The Town of Lisbon, incorporated in 1786, offers visitors the opportunity to experience the uniqueness of the region’s history. The first railroad tunnel in America (circa 1837) is located here. The Bishop House, a museum of local and regional history, sits along Scenic Highway Route 169. Listed on the National Register of Historical Places, the Anshei Israel Synagogue is not far from the Bishop House, on Route 138. The Newent Congregational Church, as well as parks and recreational areas, are all within easy driving from area hotels or locally owned and operated B & B’s. For those who enjoy the outdoors, Lisbon also boasts two locally owned campgrounds, on either side of town.
Located between the Quinebaug and Shetucket Rivers, Lisbon is included in The Last Green Valley National Heritage Corridor (designated by Congress in 1994). In 1991, by Public Act No. 87-250, the Commissioner of Transportation designated the 32.10 miles of road from the intersection of Rocky Hollow Road and Route 169 to the Massachusetts border as a “scenic road” which is well known for its spectacular year round views.
The public has access to the Shetucket River, via a boat launch, for boating and fishing activities. Lisbon Meadows Park is comprised of 59 acres of land just off South Burnham Highway (Route 169), which includes baseball and soccer fields, a tennis court, walking trails and accommodations for picnics and small gatherings. The Lisbon Farmers’ Market, a seasonal market of local and regional farmers and crafters, is held at Lisbon Meadows Park, and new walking trails have been established on the Town owned, historic Burnham Tavern property.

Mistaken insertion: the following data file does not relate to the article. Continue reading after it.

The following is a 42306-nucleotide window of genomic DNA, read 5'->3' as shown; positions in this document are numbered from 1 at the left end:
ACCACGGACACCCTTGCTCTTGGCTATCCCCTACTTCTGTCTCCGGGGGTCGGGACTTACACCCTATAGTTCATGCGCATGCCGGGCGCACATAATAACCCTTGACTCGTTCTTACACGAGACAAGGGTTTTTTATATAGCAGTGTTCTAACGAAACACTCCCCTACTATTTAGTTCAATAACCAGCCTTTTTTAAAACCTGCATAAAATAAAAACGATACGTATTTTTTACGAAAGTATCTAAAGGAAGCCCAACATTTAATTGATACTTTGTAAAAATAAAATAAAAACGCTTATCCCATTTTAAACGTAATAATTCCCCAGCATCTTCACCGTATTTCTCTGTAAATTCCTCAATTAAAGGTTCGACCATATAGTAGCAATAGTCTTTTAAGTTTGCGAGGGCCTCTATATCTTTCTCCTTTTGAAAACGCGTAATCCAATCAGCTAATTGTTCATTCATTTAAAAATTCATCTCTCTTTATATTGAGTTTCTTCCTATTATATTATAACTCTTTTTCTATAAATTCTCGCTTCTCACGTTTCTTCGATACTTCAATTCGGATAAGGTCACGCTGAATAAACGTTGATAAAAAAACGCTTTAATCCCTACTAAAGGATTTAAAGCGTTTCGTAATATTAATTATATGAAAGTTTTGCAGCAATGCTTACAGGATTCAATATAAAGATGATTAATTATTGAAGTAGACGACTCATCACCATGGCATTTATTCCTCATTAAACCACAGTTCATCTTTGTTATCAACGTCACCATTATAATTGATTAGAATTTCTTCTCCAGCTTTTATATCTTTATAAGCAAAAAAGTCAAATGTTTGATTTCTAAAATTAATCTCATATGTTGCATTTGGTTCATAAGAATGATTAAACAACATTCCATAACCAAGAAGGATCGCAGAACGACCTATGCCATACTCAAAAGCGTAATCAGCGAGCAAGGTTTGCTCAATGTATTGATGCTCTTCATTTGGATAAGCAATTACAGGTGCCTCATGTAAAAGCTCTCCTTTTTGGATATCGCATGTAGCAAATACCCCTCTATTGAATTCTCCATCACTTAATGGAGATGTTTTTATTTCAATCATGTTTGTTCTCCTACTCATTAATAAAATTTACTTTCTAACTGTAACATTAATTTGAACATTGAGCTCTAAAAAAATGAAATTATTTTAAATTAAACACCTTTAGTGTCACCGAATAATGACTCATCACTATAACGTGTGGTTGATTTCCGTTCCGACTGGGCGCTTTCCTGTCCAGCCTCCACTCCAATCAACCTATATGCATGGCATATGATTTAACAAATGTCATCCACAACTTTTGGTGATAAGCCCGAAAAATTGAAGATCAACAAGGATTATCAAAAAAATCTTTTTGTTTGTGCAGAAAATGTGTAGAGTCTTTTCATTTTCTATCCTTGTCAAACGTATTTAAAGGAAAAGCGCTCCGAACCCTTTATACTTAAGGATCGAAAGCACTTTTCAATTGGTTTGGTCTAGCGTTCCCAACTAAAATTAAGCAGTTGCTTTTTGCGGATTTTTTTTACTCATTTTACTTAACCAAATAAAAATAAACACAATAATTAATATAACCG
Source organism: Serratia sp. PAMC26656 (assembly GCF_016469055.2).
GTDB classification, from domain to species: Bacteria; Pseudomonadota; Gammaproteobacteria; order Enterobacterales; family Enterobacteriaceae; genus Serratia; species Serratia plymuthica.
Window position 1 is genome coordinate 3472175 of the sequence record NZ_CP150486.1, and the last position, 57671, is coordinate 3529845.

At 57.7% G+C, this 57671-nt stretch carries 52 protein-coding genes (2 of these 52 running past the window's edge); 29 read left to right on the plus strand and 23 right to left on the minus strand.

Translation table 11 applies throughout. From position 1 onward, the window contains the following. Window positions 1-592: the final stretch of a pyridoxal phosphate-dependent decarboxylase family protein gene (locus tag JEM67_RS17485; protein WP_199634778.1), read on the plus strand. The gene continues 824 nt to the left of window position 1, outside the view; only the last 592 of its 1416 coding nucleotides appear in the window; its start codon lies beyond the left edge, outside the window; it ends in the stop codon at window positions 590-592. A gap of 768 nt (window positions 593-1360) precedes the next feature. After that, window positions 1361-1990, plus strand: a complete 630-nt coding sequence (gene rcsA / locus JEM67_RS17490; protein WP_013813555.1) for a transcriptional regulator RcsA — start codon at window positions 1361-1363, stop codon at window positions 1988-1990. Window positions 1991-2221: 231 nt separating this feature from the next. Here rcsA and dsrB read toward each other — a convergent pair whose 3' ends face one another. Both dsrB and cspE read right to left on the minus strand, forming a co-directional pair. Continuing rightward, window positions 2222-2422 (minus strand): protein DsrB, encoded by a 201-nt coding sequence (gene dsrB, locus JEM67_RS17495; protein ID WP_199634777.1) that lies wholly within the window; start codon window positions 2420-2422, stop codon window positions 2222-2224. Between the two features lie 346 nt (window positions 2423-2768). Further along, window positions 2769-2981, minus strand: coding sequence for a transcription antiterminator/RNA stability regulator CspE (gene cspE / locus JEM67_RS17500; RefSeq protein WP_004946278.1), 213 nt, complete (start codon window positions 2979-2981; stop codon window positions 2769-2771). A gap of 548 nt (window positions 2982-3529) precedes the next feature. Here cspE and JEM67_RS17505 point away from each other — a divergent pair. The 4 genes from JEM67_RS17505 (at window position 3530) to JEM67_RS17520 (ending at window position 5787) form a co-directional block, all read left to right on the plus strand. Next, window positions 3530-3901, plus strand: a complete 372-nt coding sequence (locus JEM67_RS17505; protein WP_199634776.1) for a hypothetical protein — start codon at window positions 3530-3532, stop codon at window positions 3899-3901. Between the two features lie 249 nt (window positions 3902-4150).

Lisbon has two large scale retail developments, Lisbon Landing and Crossing at Lisbon, located on River Road (Route 12). They include home improvement stores, restaurants, a theater, two large retail stores as well as smaller stores located in the town’s commercial corridor. A number of locally owned businesses and restaurants are scattered along River Road and throughout the community. Other establishments sell antiques, dairy and meat products, and berries and vegetables. Some provide services such as medical, physical therapy, travel, auto repair, hair dressing, upholstering, dog training and horse stables.
While the town is only sixteen square miles, its recreation and historic sites, bucolic setting, shopping and dining offer visitors a variety of opportunities to explore, shop, or just relax and enjoy.